Pushed to choose one word to describe Scarborough, it would without a doubt be love. Love is on every inch of every frame of this film, as it was so easily found on each page of Catherine Hernandez’ award-winning book of the same title. Love for the children from low-income households, love for the single mothers who work relentlessly to put food on the table, and love for the educators who are a lifeline for so many families. 

Scarborough is a film that touches you so deeply, that it finds a way to live within your soul, connecting with your younger self, like a childhood friend gently reaching for your hand. Directed by Shasha Nakhai and Rich Williamson, audiences won’t soon forget this powerful film that is both tragic and hopeful, devastating and joyous. Scarborough gives the world an urgent dose of perspective and compassion, at a time when it needs it most. 

The film gets its world premiere at TIFF tonight, which is surreal and emotional for Catherine who shares how vastly different the red-carpet event is from the space the writer was in when the idea for the book first came to her. “I was in precarious housing, living hand to mouth. I was the owner of a home daycare and it was a desperate measure because I couldn’t afford daycare myself. It was the only option that I had where I could take care of my child while making money and being an artist in the evenings and weekends,” she says, holding back tears. “In that time of desperation I would take the children to various play centres and I would notice that the program facilitators would watch with baited breath every election that would happen because if there was a change in government it meant that their jobs were at risk.”

When people think of early childhood centres, they may envision song circles, storytime, and sticky small fingers busy making crafts. Scarborough captures that childhood wonder and innocence, but it also shows how a handful of Cheerios, served in a paper coffee filter, can fill a hungry tummy. It shows how a cup of coffee passed to a tired-beyond-belief mother can make all the difference in a hard day, and how the joy of singing a happy song on a dingy carpet can offer relief and bring a sense of security for children and parents who are barely hanging on.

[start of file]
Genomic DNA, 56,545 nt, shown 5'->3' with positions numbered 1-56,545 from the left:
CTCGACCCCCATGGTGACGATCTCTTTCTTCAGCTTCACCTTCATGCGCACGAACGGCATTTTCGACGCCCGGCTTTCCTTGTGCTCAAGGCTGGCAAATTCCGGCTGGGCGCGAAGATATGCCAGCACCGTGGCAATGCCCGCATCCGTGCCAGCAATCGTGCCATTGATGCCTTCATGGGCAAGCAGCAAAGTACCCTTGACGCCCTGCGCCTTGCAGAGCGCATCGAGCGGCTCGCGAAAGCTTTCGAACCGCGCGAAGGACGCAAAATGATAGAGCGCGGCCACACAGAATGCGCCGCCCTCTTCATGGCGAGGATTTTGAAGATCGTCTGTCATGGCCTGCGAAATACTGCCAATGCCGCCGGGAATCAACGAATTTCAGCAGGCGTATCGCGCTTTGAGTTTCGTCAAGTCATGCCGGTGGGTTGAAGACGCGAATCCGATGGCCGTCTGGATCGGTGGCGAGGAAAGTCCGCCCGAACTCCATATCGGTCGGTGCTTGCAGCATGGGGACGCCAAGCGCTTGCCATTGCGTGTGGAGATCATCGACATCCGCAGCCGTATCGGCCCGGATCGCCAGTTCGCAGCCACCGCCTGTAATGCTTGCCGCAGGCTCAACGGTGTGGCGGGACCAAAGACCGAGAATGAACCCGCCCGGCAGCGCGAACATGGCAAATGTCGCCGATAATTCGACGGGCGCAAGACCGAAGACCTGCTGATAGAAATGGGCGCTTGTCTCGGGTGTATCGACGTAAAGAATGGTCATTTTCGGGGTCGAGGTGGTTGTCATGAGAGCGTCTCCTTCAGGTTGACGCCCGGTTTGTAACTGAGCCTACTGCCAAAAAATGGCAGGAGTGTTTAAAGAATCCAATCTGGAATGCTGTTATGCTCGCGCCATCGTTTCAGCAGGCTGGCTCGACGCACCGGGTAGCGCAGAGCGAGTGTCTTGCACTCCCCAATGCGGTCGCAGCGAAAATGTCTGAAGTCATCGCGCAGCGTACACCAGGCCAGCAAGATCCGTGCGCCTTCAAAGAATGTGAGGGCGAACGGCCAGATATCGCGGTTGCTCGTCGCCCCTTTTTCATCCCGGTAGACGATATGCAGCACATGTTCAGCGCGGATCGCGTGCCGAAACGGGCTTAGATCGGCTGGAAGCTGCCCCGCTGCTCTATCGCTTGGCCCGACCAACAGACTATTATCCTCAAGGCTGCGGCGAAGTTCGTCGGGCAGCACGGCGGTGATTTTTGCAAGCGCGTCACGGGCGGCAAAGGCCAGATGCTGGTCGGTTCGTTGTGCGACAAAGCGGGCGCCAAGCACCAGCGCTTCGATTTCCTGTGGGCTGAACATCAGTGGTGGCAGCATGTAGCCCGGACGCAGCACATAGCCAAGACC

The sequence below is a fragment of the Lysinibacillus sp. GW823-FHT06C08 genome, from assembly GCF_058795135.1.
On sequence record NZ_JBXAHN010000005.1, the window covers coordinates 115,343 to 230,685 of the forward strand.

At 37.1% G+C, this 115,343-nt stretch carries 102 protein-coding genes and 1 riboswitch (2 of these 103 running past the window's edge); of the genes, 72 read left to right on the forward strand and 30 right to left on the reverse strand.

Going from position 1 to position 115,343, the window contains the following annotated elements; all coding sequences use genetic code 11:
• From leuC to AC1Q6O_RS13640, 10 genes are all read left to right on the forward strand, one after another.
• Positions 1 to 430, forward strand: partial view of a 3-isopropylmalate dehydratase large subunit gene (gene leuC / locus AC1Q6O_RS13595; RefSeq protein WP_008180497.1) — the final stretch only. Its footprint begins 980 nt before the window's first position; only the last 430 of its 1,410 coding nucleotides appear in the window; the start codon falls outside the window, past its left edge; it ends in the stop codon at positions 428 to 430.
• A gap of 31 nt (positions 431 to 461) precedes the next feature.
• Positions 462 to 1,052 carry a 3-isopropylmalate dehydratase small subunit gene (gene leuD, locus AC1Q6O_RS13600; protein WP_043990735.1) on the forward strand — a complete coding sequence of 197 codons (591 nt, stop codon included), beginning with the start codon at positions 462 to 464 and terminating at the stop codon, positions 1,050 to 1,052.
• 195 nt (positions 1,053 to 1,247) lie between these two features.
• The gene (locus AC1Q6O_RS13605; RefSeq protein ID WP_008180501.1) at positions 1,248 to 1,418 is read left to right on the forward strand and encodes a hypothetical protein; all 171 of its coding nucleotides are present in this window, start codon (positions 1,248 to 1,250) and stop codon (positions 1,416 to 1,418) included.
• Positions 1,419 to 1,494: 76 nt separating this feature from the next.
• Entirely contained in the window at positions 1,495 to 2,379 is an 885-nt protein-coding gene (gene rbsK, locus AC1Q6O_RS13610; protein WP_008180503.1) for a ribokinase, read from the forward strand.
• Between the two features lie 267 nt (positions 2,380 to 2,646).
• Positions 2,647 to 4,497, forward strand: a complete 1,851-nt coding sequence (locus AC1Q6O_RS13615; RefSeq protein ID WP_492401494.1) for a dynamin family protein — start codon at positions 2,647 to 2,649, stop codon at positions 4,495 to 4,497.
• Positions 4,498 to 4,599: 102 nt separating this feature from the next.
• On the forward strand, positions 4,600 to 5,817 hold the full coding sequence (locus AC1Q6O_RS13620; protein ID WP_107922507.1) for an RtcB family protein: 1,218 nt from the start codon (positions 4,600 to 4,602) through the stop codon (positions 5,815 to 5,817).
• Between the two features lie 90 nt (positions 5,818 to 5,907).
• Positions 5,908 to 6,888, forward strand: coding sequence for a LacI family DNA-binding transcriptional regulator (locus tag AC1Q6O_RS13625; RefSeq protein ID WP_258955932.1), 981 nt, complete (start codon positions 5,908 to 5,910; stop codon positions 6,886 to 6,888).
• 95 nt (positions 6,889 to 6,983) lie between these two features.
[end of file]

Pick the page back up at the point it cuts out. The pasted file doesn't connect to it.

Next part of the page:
The performances of the three children who star as Bing (Liam Diaz), Laura (Anna Claire Beitel), and Sylvie (Essence Fox) will astound you. This is a film about their resilience, their inherent magic, and their survival. It is also a film about all the people in their lives who care for them, who play a role in getting them through the day. In a way, Scarborough is like that Sesame Street song, “These Are The People In Your Neighbourhood”; but instead of Bob and Big Bird, this cast of characters includes the nail salon owner, the quiet and concerned tenant next door, the kind and watchful sex worker on the street who sees it all, and so many others. But the spotlight shines on Ms. Hina, exquisitely performed by Aliya Kanani, who runs the centre that kids and caregivers visit before and after school. 

Catherine shares that growing up, she had many Ms. Hinas in her life, or people who nurtured her growth and supported her creativity along the way. When running the daycare, she met many more, and wanted to use this character in Scarborough to show the sincerity and care of educators, but also the lack of support they receive, and the instability of their workplaces. “There were so many Ms. Hinas and the grace with which they gave support to communities without them understanding that it was a charity, without it being about largess and performance. It was all about centering them and their needs. To me it looked like a dance, a beautifully choreographed ballet, and I wanted to capture that in the film and I feel honoured to have witnessed it firsthand.”